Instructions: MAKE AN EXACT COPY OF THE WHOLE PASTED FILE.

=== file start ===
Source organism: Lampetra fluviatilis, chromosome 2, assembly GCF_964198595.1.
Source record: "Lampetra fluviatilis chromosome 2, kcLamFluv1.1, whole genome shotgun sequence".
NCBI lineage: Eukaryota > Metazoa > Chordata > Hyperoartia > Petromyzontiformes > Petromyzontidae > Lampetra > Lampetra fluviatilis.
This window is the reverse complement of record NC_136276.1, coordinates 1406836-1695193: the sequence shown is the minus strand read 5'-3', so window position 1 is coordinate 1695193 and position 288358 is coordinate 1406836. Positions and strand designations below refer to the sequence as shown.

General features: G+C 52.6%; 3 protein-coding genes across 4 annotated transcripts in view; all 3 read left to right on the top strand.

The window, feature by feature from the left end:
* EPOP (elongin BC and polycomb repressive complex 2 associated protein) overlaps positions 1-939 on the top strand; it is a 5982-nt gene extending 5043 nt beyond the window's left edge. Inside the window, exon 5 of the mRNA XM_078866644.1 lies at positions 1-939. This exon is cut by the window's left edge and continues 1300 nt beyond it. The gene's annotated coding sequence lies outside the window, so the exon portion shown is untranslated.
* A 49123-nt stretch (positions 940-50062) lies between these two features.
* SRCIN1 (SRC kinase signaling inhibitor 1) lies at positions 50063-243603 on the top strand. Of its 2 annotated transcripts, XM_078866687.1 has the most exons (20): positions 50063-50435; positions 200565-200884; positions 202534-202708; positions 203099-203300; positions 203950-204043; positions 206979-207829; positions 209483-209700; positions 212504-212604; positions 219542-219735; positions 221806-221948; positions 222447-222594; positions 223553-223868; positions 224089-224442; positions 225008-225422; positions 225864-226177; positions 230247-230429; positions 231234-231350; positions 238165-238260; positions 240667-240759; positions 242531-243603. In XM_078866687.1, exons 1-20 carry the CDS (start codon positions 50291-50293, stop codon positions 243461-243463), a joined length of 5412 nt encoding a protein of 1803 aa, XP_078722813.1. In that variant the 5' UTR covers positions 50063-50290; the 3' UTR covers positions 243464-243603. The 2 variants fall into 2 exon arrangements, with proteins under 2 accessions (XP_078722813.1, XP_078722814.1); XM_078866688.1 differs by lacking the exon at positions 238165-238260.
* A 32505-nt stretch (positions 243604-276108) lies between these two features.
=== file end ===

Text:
Source organism: Lampetra fluviatilis, chromosome 2, assembly GCF_964198595.1.
Source record: "Lampetra fluviatilis chromosome 2, kcLamFluv1.1, whole genome shotgun sequence".
NCBI lineage: Eukaryota > Metazoa > Chordata > Hyperoartia > Petromyzontiformes > Petromyzontidae > Lampetra > Lampetra fluviatilis.
This window is the reverse complement of record NC_136276.1, coordinates 1406836-1695193: the sequence shown is the minus strand read 5'-3', so window position 1 is coordinate 1695193 and position 288358 is coordinate 1406836. Positions and strand designations below refer to the sequence as shown.

General features: G+C 52.6%; 3 protein-coding genes across 4 annotated transcripts in view; all 3 read left to right on the top strand.

The window, feature by feature from the left end:
* EPOP (elongin BC and polycomb repressive complex 2 associated protein) overlaps positions 1-939 on the top strand; it is a 5982-nt gene extending 5043 nt beyond the window's left edge. Inside the window, exon 5 of the mRNA XM_078866644.1 lies at positions 1-939. This exon is cut by the window's left edge and continues 1300 nt beyond it. The gene's annotated coding sequence lies outside the window, so the exon portion shown is untranslated.
* A 49123-nt stretch (positions 940-50062) lies between these two features.
* SRCIN1 (SRC kinase signaling inhibitor 1) lies at positions 50063-243603 on the top strand. Of its 2 annotated transcripts, XM_078866687.1 has the most exons (20): positions 50063-50435; positions 200565-200884; positions 202534-202708; positions 203099-203300; positions 203950-204043; positions 206979-207829; positions 209483-209700; positions 212504-212604; positions 219542-219735; positions 221806-221948; positions 222447-222594; positions 223553-223868; positions 224089-224442; positions 225008-225422; positions 225864-226177; positions 230247-230429; positions 231234-231350; positions 238165-238260; positions 240667-240759; positions 242531-243603. In XM_078866687.1, exons 1-20 carry the CDS (start codon positions 50291-50293, stop codon positions 243461-243463), a joined length of 5412 nt encoding a protein of 1803 aa, XP_078722813.1. In that variant the 5' UTR covers positions 50063-50290; the 3' UTR covers positions 243464-243603. The 2 variants fall into 2 exon arrangements, with proteins under 2 accessions (XP_078722813.1, XP_078722814.1); XM_078866688.1 differs by lacking the exon at positions 238165-238260.
* A 32505-nt stretch (positions 243604-276108) lies between these two features.